The reading this week brought up the idea of copyright: more specifically, that that King Kong and Donkey Kong could be distinguished from one another and be made to generate their own profit. At its conception, ‘King Kong’ was one of the most successful films to date, earning it both the standard fame of profit and the conceptual fame of idealized morals and stories.
With the idea of “Beauty killed the beast” (as proclaimed by the popular film), the idea of the design of a gorilla as a superhero was not a farfetched one, as suggested by the popularized proposal that he was completely foolish and pigheaded.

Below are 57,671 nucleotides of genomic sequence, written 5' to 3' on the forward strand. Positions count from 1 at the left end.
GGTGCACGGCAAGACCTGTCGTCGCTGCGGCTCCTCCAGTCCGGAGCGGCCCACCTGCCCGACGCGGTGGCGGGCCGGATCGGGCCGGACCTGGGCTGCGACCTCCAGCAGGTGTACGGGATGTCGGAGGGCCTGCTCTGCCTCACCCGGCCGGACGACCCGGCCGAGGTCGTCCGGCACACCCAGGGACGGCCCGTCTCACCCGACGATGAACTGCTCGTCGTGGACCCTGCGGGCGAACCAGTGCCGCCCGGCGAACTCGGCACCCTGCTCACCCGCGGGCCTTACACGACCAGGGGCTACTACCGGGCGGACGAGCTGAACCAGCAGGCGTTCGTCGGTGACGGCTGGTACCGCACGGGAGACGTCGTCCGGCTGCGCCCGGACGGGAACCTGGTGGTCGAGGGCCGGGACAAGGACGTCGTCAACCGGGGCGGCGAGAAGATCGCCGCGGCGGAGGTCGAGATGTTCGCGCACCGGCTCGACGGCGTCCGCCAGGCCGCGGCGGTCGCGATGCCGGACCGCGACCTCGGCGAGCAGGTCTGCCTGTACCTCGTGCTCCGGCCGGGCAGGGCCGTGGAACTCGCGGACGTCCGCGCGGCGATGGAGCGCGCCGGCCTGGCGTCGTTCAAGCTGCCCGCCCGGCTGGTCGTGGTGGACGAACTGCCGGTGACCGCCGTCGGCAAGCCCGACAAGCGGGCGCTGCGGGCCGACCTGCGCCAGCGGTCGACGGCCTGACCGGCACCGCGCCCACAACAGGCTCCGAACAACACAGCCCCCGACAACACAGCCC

The game was proclaimed to “suggest a renegade primate, like King Kong, who was renegade and primate, like a donkey” (115). However, if that were the case, I feel that the commercial appeal of Donkey Kong who be hard to come by. Rather than believe that the idea that donkeys are heard-headed and absolute, I feel that the idea of “donkeys” has been glorified by the idea not only of different perception but also as for each person being ambushed because he might not agree with a certain logic. However, even though someone may or may not enjoy a certain game does not mean that he can’t enjoy another: eventually what it comes down to is each person’s personal perception and his willingness to adapt to change and logic. Even though I might feel sympathy for King Kong does not mean I can’t feel sympathy while playing Donkey Kong the game.

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